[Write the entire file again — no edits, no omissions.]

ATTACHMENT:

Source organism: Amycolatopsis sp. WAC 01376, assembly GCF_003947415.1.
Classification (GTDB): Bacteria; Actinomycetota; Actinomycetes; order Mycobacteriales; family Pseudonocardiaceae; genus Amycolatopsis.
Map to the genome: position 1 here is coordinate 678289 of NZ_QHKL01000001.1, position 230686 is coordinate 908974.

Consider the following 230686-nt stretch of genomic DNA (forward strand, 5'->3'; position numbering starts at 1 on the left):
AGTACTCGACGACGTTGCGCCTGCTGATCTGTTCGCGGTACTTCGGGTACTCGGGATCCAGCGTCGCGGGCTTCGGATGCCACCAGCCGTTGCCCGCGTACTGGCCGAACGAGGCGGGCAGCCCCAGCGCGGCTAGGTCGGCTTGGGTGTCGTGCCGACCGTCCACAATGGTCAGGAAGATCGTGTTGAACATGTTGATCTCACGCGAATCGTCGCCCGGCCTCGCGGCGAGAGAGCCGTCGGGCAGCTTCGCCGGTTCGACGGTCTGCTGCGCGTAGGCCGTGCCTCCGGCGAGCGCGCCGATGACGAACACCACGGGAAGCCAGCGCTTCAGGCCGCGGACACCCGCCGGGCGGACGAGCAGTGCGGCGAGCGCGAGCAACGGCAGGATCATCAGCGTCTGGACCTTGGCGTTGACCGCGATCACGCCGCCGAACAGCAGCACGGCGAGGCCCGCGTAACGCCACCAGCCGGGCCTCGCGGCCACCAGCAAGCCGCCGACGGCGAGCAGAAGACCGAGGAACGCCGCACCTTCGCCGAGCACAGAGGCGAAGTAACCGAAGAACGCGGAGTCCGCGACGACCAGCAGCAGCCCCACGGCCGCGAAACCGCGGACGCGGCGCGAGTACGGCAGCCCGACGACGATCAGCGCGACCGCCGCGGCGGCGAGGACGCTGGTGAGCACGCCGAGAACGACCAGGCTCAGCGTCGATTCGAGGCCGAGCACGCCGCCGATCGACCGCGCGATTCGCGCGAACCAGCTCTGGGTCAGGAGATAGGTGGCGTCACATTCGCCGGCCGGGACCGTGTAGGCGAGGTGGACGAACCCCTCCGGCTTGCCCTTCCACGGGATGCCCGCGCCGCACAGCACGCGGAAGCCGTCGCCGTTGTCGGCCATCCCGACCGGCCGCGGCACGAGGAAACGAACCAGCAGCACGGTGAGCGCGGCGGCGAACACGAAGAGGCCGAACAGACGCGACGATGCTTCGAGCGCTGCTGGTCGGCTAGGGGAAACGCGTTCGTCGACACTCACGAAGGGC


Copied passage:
Source organism: Amycolatopsis sp. WAC 01376, assembly GCF_003947415.1.
Classification (GTDB): Bacteria; Actinomycetota; Actinomycetes; order Mycobacteriales; family Pseudonocardiaceae; genus Amycolatopsis.
Map to the genome: position 1 here is coordinate 678289 of NZ_QHKL01000001.1, position 230686 is coordinate 908974.

Consider the following 230686-nt stretch of genomic DNA (forward strand, 5'->3'; position numbering starts at 1 on the left):
AGTACTCGACGACGTTGCGCCTGCTGATCTGTTCGCGGTACTTCGGGTACTCGGGATCCAGCGTCGCGGGCTTCGGATGCCACCAGCCGTTGCCCGCGTACTGGCCGAACGAGGCGGGCAGCCCCAGCGCGGCTAGGTCGGCTTGGGTGTCGTGCCGACCGTCCACAATGGTCAGGAAGATCGTGTTGAACATGTTGATCTCACGCGAATCGTCGCCCGGCCTCGCGGCGAGAGAGCCGTCGGGCAGCTTCGCCGGTTCGACGGTCTGCTGCGCGTAGGCCGTGCCTCCGGCGAGCGCGCCGATGACGAACACCACGGGAAGCCAGCGCTTCAGGCCGCGGACACCCGCCGGGCGGACGAGCAGTGCGGCGAGCGCGAGCAACGGCAGGATCATCAGCGTCTGGACCTTGGCGTTGACCGCGATCACGCCGCCGAACAGCAGCACGGCGAGGCCCGCGTAACGCCACCAGCCGGGCCTCGCGGCCACCAGCAAGCCGCCGACGGCGAGCAGAAGACCGAGGAACGCCGCACCTTCGCCGAGCACAGAGGCGAAGTAACCGAAGAACGCGGAGTCCGCGACGACCAGCAGCAGCCCCACGGCCGCGAAACCGCGGACGCGGCGCGAGTACGGCAGCCCGACGACGATCAGCGCGACCGCCGCGGCGGCGAGGACGCTGGTGAGCACGCCGAGAACGACCAGGCTCAGCGTCGATTCGAGGCCGAGCACGCCGCCGATCGACCGCGCGATTCGCGCGAACCAGCTCTGGGTCAGGAGATAGGTGGCGTCACATTCGCCGGCCGGGACCGTGTAGGCGAGGTGGACGAACCCCTCCGGCTTGCCCTTCCACGGGATGCCCGCGCCGCACAGCACGCGGAAGCCGTCGCCGTTGTCGGCCATCCCGACCGGCCGCGGCACGAGGAAACGAACCAGCAGCACGGTGAGCGCGGCGGCGAACACGAAGAGGCCGAACAGACGCGACGATGCTTCGAGCGCTGCTGGTCGGCTAGGGGAAACGCGTTCGTCGACACTCACGAAGGGC